Brian Jonestown Massacre The Roundhouse, Camden

It is both heartening and discomfiting to see Anton Newcombe and his band
turn in such a consummately professional performance. It feels
churlish not to afford Newcombe this valedictory tour of his back catalogue,Camden

after what has been an unbelievably tumultuous three decades, yet
anybody expecting the chaotic maelstrom evidenced on 2004’s
warts-and-all documentary Camden

‘Dig!’ is in for a disappointment. Nowadays the psych-rock eight-piece are a welloiled machine, Camden

effortlessly navigatin between new favourites (‘Vad Hände
Med Dem?’) and old anthems

(‘Not If You Were the Last Dandy on Earth’) with nary a hint of discord.

There are shades of the band’s uproarious past on display – Newcombe is properly furious when some aerial detritus finds its way to the stage – but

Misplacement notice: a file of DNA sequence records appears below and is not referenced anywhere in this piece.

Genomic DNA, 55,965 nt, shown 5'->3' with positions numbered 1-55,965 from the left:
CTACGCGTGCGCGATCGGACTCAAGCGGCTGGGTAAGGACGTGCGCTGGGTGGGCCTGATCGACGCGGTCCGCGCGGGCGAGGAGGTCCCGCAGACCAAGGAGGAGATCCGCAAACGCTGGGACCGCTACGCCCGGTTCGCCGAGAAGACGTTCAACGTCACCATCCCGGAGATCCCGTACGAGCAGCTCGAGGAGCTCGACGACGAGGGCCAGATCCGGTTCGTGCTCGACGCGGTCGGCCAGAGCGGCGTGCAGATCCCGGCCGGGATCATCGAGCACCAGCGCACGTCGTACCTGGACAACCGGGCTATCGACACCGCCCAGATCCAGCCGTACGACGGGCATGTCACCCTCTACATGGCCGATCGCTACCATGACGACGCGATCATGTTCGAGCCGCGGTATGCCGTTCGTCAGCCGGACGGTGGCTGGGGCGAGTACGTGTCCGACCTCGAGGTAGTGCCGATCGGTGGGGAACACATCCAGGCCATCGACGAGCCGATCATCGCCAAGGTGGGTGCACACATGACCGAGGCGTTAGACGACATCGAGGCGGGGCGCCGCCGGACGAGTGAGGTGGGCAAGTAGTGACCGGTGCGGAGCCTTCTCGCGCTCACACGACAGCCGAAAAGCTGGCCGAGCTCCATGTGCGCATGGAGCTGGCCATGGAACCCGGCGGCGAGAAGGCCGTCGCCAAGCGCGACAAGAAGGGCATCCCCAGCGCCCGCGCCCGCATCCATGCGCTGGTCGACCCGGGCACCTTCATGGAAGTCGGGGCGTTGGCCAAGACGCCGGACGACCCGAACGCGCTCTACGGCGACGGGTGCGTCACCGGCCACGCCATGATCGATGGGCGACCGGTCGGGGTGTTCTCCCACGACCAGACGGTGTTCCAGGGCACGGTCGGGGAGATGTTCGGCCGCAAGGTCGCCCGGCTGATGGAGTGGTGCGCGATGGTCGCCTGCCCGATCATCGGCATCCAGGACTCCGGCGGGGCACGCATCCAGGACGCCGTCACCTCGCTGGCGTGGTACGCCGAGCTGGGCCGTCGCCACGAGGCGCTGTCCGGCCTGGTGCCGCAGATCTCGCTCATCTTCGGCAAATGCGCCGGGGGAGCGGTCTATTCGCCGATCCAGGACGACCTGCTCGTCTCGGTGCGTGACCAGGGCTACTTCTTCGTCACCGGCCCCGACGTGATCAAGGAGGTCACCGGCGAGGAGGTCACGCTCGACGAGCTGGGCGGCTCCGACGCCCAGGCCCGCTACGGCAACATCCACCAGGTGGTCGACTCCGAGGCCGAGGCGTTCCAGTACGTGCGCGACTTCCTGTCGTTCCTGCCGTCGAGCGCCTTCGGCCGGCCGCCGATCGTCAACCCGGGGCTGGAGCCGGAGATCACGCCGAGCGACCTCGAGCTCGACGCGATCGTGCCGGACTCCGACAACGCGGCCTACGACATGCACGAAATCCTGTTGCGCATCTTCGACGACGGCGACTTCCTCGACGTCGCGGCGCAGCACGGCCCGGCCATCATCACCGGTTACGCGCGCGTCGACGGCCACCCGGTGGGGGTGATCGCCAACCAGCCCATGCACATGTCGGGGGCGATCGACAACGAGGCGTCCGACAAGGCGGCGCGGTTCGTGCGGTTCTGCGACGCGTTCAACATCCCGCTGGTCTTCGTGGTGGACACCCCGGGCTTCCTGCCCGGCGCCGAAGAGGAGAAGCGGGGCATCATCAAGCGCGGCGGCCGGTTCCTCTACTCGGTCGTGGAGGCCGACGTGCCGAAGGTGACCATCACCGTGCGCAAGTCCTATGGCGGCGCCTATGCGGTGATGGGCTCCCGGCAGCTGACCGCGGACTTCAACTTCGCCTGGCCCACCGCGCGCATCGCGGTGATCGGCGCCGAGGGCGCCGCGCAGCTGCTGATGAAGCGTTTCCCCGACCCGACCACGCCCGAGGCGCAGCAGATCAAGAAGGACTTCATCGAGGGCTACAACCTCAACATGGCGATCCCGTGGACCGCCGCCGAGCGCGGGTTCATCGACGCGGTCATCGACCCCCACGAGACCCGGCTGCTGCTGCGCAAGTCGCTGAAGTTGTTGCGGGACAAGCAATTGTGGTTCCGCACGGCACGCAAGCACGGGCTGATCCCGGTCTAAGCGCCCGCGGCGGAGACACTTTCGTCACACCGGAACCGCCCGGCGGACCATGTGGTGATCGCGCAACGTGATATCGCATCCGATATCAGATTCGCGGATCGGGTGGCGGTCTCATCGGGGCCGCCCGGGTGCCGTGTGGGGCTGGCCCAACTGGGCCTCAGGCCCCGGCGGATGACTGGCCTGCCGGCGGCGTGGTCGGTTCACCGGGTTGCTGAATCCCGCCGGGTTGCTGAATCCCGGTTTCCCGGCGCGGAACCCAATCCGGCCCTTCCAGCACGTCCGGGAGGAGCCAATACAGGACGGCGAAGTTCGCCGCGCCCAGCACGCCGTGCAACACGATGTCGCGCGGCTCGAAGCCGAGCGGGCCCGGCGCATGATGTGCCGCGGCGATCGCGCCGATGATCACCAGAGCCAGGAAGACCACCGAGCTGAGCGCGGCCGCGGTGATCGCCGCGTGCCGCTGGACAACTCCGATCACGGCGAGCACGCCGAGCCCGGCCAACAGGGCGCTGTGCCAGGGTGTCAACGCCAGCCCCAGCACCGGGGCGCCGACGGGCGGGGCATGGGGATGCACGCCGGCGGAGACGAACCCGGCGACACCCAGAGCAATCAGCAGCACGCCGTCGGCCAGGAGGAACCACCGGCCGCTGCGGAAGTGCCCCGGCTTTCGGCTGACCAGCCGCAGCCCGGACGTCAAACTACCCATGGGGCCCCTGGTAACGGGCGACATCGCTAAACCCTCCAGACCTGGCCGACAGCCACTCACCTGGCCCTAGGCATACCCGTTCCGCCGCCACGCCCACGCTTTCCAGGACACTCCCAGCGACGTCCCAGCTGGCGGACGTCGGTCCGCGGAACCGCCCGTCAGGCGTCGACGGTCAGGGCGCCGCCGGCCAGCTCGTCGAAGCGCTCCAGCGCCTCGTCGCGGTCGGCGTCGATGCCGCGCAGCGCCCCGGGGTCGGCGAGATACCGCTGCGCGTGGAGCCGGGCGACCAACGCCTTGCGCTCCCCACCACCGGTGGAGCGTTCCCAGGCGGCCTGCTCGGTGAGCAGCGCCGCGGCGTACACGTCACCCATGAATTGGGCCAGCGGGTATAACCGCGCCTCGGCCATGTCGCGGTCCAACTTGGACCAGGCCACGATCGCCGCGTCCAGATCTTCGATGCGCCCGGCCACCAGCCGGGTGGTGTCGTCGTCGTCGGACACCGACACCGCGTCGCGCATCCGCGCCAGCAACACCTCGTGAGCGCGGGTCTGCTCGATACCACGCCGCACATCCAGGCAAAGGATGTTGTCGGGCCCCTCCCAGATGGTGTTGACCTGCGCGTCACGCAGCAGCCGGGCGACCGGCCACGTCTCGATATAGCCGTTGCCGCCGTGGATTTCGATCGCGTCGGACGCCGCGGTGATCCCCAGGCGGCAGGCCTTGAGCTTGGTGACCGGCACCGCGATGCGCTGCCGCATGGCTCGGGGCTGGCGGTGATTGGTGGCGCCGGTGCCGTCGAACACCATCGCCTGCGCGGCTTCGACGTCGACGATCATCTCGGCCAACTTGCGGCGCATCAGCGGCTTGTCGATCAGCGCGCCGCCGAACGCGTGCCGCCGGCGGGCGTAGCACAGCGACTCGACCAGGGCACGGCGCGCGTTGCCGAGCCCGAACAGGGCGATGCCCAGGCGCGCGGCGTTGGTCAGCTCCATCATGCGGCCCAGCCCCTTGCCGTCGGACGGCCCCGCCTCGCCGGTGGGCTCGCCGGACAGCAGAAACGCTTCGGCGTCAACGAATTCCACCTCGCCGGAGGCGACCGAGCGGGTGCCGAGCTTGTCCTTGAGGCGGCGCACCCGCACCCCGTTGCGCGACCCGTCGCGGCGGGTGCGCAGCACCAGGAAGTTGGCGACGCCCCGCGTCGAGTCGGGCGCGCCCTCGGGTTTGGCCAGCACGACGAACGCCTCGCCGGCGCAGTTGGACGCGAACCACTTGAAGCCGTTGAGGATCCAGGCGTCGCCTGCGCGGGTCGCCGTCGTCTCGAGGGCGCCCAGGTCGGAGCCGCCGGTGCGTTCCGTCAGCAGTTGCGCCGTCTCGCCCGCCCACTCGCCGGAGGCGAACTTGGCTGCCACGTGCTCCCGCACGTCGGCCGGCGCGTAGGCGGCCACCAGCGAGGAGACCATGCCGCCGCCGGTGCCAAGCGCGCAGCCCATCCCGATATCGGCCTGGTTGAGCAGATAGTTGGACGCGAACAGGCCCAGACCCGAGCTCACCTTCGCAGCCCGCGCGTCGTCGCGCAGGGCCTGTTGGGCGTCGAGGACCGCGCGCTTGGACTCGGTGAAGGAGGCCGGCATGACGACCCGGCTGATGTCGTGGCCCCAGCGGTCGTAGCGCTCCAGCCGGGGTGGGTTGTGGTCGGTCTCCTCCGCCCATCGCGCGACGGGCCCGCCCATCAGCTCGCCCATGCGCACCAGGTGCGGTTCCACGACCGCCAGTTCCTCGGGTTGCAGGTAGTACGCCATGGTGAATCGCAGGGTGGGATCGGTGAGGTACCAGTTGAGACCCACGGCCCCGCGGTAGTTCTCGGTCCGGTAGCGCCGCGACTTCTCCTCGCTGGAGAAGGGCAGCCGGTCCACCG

tonight’s set is otherwise about as grown-up as the audience.

If bands with lead-singing drummers – think Genesis, The Eagles et al – are
often characterised by high musical ability but the charisma of a teabag,
then Blank Realm appear to be inverting that trend with aplomb: despite looking like he’s just come from work,

leader Dan Spencer yelps and squeals over both his kit and the
rest of his band with palpable delight, and the entire Brisbane-based,
simbling four-piece’s chaotic,Camden

energetic and charmingly sloppy stage presence is so warmly
engaging that it more than trumps the lack of discernable musicianship
on display.

Sure, winning smiles only go so far, but Blank Realm’s are champion, and what’s more,

on the occasions that they actually do justice to their recorded output of hazy, summer-coloured noise,

the results are a broad-smiled joy, full of krauty meander and cosmic texture.

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